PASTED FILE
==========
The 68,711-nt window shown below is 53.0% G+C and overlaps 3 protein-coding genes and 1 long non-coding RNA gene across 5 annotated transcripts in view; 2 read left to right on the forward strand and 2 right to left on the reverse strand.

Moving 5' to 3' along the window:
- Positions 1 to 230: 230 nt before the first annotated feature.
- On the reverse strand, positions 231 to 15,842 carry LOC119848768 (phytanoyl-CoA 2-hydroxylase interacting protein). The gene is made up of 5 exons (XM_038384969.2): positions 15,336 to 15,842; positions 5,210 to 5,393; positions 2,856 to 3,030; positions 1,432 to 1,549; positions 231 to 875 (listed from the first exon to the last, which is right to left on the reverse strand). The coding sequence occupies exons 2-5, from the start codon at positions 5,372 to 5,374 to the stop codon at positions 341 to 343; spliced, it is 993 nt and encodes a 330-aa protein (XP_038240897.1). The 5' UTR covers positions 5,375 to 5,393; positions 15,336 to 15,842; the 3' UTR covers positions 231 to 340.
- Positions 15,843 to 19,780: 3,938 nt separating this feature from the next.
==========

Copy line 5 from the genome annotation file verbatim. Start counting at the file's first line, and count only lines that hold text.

- Positions 15,843 to 19,780: 3,938 nt separating this feature from the next.